By BUSINESS TIMES
THE Securities Commission (SC) has relaxed foreign ownership rules for property trust managers, among others, as it seeks to spur the industry further.
Under the revised Guidelines for Real Estate Investment Trusts, foreigners can now hold up to 70 per cent of a REIT management company, from 49 per cent since 2005.
The revised guidelines, which came into effect yesterday, also provide greater flexibility for REIT managers to manage their portfolio mix.
“Following the measures announced in Budget 2008 to encourage foreign REIT management companies to set up operations in Malaysia and list their REIT on Bursa Malaysia, the REITs guidelines now allow a portion of a REIT’s portfolio to consist of real estates that it does not wholly own or have a majority ownership.
“REIT managers are also able to raise funds faster for acquisitions or capital expenditure purposes,” the SC said in a statement.
The managers can seek a general mandate from unitholders to issue up to 20 per cent of its fund size. Previously, the issuance of any number of new units required REIT managers to hold meetings to seek unitholders’ specific approval.
Additionally, the SC’s prior approval on real estate valuation is now only required where acquisition of a real estate is financed, or re-financed within one year, through the issuance of new units.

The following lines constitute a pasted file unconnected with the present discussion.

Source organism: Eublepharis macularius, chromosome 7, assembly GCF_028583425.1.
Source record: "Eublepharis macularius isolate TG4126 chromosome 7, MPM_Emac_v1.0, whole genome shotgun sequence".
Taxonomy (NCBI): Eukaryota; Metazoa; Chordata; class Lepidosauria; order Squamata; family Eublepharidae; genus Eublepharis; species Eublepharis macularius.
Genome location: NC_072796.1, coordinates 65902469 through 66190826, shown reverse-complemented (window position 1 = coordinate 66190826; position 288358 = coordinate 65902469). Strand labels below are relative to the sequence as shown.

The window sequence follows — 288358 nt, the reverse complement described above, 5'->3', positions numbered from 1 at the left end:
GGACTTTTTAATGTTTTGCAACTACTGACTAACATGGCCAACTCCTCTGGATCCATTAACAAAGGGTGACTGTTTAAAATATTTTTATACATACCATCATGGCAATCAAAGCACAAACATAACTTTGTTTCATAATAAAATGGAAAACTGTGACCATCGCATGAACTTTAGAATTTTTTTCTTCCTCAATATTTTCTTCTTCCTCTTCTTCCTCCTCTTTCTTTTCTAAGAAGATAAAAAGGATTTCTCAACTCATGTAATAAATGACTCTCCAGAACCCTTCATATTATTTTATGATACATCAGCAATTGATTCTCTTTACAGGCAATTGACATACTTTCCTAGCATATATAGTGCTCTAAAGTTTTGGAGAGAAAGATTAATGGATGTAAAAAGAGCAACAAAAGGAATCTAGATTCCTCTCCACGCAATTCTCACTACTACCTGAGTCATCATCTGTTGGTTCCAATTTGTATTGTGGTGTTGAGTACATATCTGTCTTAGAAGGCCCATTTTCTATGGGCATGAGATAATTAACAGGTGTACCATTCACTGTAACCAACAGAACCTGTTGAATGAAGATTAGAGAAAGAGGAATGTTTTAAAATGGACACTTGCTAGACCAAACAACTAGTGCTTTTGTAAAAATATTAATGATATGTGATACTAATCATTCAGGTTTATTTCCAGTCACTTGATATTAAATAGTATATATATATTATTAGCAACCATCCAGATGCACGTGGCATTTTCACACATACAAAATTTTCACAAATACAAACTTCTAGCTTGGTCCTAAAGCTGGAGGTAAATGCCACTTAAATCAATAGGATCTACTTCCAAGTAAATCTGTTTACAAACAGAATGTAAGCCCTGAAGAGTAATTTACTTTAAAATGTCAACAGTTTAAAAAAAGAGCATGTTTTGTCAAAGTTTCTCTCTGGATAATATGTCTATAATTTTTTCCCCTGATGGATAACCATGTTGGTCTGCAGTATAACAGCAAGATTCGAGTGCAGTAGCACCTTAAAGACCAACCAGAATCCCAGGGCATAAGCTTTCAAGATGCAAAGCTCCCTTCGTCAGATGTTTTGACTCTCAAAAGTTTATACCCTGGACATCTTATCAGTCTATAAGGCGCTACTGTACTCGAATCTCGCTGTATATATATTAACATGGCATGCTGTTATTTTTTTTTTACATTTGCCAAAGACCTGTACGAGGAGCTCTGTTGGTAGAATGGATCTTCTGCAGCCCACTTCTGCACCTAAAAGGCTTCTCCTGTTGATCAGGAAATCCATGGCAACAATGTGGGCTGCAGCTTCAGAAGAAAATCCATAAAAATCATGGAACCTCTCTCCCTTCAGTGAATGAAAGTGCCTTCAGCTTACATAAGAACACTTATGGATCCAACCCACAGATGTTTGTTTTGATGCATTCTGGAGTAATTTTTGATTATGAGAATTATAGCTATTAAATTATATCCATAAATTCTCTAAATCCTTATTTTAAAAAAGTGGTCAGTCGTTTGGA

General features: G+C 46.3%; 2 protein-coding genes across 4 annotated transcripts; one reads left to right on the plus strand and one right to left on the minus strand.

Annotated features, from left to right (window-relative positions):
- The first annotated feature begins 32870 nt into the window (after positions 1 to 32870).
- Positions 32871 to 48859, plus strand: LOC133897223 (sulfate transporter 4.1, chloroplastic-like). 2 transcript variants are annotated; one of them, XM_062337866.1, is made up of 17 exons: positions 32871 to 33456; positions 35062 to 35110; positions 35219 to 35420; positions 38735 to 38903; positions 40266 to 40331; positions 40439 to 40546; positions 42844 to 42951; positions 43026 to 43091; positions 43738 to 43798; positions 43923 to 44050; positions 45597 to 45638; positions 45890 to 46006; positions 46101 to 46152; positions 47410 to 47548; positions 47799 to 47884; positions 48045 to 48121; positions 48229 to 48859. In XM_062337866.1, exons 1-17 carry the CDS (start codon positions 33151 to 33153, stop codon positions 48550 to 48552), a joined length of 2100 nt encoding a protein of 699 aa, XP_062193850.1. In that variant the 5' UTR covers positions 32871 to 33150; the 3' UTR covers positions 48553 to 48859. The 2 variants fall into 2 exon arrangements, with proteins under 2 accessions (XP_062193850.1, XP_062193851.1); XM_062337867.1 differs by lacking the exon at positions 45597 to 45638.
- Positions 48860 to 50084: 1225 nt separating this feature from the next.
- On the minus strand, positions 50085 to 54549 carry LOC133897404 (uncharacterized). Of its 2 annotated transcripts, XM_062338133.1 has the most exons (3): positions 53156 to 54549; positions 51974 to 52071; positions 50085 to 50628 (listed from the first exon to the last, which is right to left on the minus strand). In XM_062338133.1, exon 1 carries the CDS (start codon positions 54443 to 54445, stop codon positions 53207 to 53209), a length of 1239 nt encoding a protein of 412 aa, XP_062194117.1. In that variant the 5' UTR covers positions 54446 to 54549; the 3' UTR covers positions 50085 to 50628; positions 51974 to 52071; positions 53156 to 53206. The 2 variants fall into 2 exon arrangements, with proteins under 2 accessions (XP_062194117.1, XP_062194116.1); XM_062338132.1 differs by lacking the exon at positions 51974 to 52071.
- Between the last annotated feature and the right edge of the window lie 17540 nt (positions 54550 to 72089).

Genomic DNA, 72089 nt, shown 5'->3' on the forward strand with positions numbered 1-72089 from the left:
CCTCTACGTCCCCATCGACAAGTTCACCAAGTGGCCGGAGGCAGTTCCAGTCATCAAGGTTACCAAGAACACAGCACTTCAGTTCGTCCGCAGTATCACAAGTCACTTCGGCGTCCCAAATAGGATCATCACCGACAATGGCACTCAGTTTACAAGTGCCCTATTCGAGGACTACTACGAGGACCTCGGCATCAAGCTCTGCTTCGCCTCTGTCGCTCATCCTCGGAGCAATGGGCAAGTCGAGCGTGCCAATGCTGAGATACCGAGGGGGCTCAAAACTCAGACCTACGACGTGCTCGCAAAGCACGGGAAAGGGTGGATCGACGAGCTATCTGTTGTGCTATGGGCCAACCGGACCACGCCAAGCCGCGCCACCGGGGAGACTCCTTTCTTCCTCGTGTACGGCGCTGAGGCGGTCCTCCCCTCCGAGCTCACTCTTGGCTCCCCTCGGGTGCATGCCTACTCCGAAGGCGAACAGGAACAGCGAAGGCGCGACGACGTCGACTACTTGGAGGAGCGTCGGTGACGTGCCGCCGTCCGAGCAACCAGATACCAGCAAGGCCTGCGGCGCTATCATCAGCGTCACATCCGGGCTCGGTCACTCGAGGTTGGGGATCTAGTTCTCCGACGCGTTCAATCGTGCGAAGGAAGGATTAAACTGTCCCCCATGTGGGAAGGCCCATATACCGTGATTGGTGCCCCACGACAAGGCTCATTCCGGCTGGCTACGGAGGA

In all other circumstances, the SC will conduct a post-review of the valuations to ensure that they are reasonable and well-supported.
To strengthen investor protection, REIT managers must appoint a designated person responsible for compliance.
To further safeguard investor interest, REITs will not be allowed to buy non-income generating real estates such as vacant land, and may only buy
property that is under construction or uncompleted real estates up to 10 per cent of its total asset value.
It also introduced related party transaction rules and trustees now have a greater role to play in such deals.
Additionally, the revised REIT guidelines require principal advisers to comply with the guidelines on principal advisers for corporate proposals. These specify who can act as principal advisers for the submission of corporate proposals to the SC, in addition to the required competency standards for principal advisers when dealing with corporate proposals involving initial public offers of REITs on Bursa Malaysia.
The REIT guidelines also make reference to the need to comply with the guidelines on due diligence conduct for corporate proposals which sets out the SC’s expectations on issuers, advisers and experts in their conduct of due diligence to ensure that investors can make informed investment decisions based on sound and accurate information.